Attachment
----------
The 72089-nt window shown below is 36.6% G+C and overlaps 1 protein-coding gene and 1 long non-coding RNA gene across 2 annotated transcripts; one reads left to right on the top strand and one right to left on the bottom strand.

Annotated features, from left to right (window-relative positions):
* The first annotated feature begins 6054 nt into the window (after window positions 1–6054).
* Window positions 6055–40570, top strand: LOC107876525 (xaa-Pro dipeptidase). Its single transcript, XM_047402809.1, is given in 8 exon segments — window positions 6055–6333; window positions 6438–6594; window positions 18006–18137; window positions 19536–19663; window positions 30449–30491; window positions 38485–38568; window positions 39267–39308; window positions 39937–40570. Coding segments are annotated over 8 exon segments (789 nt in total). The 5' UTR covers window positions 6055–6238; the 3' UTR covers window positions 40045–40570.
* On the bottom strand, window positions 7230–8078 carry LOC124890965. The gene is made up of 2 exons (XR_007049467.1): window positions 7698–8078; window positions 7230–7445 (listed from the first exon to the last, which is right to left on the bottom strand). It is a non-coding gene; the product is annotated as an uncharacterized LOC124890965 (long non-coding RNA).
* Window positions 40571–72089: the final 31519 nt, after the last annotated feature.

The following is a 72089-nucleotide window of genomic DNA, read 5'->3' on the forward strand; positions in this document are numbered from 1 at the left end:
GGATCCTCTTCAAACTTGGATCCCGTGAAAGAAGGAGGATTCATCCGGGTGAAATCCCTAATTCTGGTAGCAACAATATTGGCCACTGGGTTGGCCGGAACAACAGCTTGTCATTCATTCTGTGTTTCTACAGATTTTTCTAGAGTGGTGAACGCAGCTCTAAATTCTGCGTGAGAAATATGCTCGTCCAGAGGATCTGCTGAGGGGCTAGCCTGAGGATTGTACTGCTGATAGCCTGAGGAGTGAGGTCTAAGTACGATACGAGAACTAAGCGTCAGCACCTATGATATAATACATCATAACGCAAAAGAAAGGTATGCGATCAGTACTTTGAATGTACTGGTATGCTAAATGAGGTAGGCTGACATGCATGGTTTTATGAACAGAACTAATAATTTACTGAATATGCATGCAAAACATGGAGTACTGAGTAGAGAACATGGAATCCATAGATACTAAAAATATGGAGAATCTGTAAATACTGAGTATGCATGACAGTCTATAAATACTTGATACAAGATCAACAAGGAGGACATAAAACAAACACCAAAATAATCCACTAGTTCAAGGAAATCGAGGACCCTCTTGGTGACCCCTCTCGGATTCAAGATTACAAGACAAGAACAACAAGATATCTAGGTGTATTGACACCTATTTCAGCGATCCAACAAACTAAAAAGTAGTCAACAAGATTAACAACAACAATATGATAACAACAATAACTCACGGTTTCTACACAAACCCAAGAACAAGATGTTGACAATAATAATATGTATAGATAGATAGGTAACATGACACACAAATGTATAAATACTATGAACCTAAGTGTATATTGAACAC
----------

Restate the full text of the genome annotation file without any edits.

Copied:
The 72089-nt window shown below is 36.6% G+C and overlaps 1 protein-coding gene and 1 long non-coding RNA gene across 2 annotated transcripts; one reads left to right on the top strand and one right to left on the bottom strand.

Annotated features, from left to right (window-relative positions):
* The first annotated feature begins 6054 nt into the window (after window positions 1–6054).
* Window positions 6055–40570, top strand: LOC107876525 (xaa-Pro dipeptidase). Its single transcript, XM_047402809.1, is given in 8 exon segments — window positions 6055–6333; window positions 6438–6594; window positions 18006–18137; window positions 19536–19663; window positions 30449–30491; window positions 38485–38568; window positions 39267–39308; window positions 39937–40570. Coding segments are annotated over 8 exon segments (789 nt in total). The 5' UTR covers window positions 6055–6238; the 3' UTR covers window positions 40045–40570.
* On the bottom strand, window positions 7230–8078 carry LOC124890965. The gene is made up of 2 exons (XR_007049467.1): window positions 7698–8078; window positions 7230–7445 (listed from the first exon to the last, which is right to left on the bottom strand). It is a non-coding gene; the product is annotated as an uncharacterized LOC124890965 (long non-coding RNA).
* Window positions 40571–72089: the final 31519 nt, after the last annotated feature.

The following is a 72089-nucleotide window of genomic DNA, read 5'->3' on the forward strand; positions in this document are numbered from 1 at the left end:
GGATCCTCTTCAAACTTGGATCCCGTGAAAGAAGGAGGATTCATCCGGGTGAAATCCCTAATTCTGGTAGCAACAATATTGGCCACTGGGTTGGCCGGAACAACAGCTTGTCATTCATTCTGTGTTTCTACAGATTTTTCTAGAGTGGTGAACGCAGCTCTAAATTCTGCGTGAGAAATATGCTCGTCCAGAGGATCTGCTGAGGGGCTAGCCTGAGGATTGTACTGCTGATAGCCTGAGGAGTGAGGTCTAAGTACGATACGAGAACTAAGCGTCAGCACCTATGATATAATACATCATAACGCAAAAGAAAGGTATGCGATCAGTACTTTGAATGTACTGGTATGCTAAATGAGGTAGGCTGACATGCATGGTTTTATGAACAGAACTAATAATTTACTGAATATGCATGCAAAACATGGAGTACTGAGTAGAGAACATGGAATCCATAGATACTAAAAATATGGAGAATCTGTAAATACTGAGTATGCATGACAGTCTATAAATACTTGATACAAGATCAACAAGGAGGACATAAAACAAACACCAAAATAATCCACTAGTTCAAGGAAATCGAGGACCCTCTTGGTGACCCCTCTCGGATTCAAGATTACAAGACAAGAACAACAAGATATCTAGGTGTATTGACACCTATTTCAGCGATCCAACAAACTAAAAAGTAGTCAACAAGATTAACAACAACAATATGATAACAACAATAACTCACGGTTTCTACACAAACCCAAGAACAAGATGTTGACAATAATAATATGTATAGATAGATAGGTAACATGACACACAAATGTATAAATACTATGAACCTAAGTGTATATTGAACAC